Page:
U.S. and Cuba Embark on Reconciliation

December 17, 2014, was a historic day in the relations between the United States of America and Cuba. The day started with Cuba’s release of Alan Gross, a U.S. citizen, from a Cuban prison and his return to his home in the U.S. and of the similar release and return to the U.S. of an unnamed U.S. spy . Nearly simultaneously the U.S. released three Cuban spies from its prison..

President Obama’s Speech

President Barack Obama
President Barack Obama

At noon (EST) President Obama delivered a televised speech to the nation and the world about the U.S, and Cuba embarking on a new path of reconciliation. He opened with the bold proclamation,”Today the United States of America is changing its relationship with the people of Cuba.  After noting the prisoner exchanges, he said:

First. he had instructed Secretary of State John Kerry “to immediately begin discussions with Cuba to reestablish diplomatic relations” with an embassy in Havana. “Where we can advance shared interests, we will. . . . Where we disagree, we will raise those differences openly–as we will continue to do on issues related to democracy and human rights in Cuba.”

Second, the President had “instructed Secretary Kerry to review Cuba’s designation as a State Sponsor of Terrorism . . . to be guided by the facts and the law.”

Third, we are taking steps to increase travel, commerce, and the flow of information to and from Cuba.”

Fourth, the U.S. is “significantly increasing the amount of money that can be sent to Cuba, and removing limits on remittances that support humanitarian projects, the Cuban people, and the emerging Cuban private sector.” The U.S. is also facilitating “authorized transactions [with Cuba], . . including U.S. financial institutions opening accounts with their Cuban counterparts and increased U.S. exports as well as  “increased telecommunications connections” with Cuba.

Fifth, the U.S. embargo against Cuba requires congressional action, and the President looks forward to  “engaging Congress in an honest and serious debate about lifting the embargo.”

Sixth, the President also acknowledged that Cuba was releasing “a substantial number of prisoners” who had been jailed for political reasons, was increasing internet access to its citizens and its engagement with international institutions.

Nevertheless, the President acknowledged that there would not be “a transformation of Cuban society overnight.” He was convinced, however, “that through a policy of engagement we can more effectively stand up for our values and help the cuban people help themselves.”

Obama near the end of his speech said, “To the Cuban people, America extends a hand of friendship.” The U.S. “wants to be a partner in making the lives of ordinary Cubans little bit easier, more free, more prosperous.”

Cuban President Raul Castro’s Speech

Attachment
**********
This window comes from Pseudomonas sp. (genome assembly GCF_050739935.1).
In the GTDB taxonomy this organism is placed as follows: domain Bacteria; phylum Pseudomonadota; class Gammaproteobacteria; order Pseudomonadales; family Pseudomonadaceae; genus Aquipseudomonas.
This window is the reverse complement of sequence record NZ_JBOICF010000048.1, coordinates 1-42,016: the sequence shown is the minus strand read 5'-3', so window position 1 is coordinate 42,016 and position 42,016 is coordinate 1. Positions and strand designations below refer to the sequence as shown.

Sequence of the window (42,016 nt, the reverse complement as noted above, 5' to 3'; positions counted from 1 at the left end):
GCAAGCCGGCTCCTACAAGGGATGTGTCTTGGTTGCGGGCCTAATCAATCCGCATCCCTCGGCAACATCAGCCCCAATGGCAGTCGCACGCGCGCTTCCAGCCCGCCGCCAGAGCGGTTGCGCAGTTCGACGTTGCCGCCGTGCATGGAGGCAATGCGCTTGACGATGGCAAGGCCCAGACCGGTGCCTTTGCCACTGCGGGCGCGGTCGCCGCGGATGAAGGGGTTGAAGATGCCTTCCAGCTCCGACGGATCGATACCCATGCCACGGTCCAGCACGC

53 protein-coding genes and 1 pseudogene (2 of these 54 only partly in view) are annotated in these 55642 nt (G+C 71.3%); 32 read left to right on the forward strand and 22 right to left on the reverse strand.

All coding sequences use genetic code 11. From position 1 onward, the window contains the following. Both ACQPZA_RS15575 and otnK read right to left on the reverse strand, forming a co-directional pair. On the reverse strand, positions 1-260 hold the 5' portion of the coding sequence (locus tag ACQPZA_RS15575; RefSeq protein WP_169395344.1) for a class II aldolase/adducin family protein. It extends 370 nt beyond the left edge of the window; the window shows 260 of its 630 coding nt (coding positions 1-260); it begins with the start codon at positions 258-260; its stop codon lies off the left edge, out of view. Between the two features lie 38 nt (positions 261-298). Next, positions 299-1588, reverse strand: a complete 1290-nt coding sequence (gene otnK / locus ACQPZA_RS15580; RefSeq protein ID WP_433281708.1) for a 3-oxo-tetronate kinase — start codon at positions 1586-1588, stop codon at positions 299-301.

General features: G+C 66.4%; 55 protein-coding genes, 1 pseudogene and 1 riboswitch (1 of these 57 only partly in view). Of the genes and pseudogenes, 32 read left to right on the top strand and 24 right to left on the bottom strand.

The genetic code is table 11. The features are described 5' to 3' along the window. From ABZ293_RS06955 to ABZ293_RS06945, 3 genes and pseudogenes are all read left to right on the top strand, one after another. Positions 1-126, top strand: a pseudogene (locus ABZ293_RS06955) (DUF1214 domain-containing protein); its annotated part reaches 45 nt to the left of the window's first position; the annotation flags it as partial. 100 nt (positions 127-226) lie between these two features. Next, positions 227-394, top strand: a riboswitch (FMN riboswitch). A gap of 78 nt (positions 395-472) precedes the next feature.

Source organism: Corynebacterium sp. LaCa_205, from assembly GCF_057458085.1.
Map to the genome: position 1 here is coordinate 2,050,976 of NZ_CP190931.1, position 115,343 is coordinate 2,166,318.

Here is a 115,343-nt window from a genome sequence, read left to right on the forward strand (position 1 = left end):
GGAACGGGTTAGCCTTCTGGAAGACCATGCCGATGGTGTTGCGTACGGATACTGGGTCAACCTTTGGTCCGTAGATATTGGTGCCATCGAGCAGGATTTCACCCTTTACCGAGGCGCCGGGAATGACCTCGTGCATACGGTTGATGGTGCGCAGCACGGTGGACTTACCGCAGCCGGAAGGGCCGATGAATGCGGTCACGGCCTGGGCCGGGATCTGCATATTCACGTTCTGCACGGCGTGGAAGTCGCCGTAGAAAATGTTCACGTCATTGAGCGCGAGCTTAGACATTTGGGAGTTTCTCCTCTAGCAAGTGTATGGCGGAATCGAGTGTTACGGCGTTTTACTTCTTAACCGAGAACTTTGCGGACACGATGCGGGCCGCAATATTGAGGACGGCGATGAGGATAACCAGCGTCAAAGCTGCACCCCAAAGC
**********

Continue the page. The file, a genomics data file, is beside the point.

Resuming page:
President Raúl Castro
President Raúl Castro

Nearly simultaneously Cuban President Raúl Castro made a televised speech to his country about the new path for Cuba and the U.S.  After acknowledging the prisoner exchange and the release of some Cuban political dissidents from prison, he said the countries had “agreed to the restoration of diplomatic relations.” Unfortunately the U.S. embargo will not be ended immediately, but will be modified until Congress can enact a repeal.

The two countries will take mutual steps “to improve bilateral climate and move toward normalization of ties . . . based on the principles of international law and the [U.N.] Charter.” Cuba has also reaffirmed its willingness to discuss all issues of democracy, human rights and foreign policy. Cuba has urged the U.S. “to remove obstacles that prevent or restrict th e links between our peoples, families and citizens . . ., in particular those relating to travel, direct mail and telecommunications.”

“Progress in sustained exchanges show that it is possible to find solutions to many problems. . . . [W]e must learn the art of living, in a civilized manner, with our differences.”


These historic agreements raise many issues that will be discussed in subsequent posts.



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As a retired lawyer and adjunct law professor, Duane W. Krohnke has developed strong interests in U.S. and international law, politics and history. He also is a Christian and an active member of Minneapolis’ Westminster Presbyterian Church. His blog draws from these and other interests. He delights in the writing freedom of blogging that does not follow a preordained logical structure. The ex post facto logical organization of the posts and comments is set forth in the continually being revised “List of Posts and Comments–Topical” in the Pages section on the right side of the blog.

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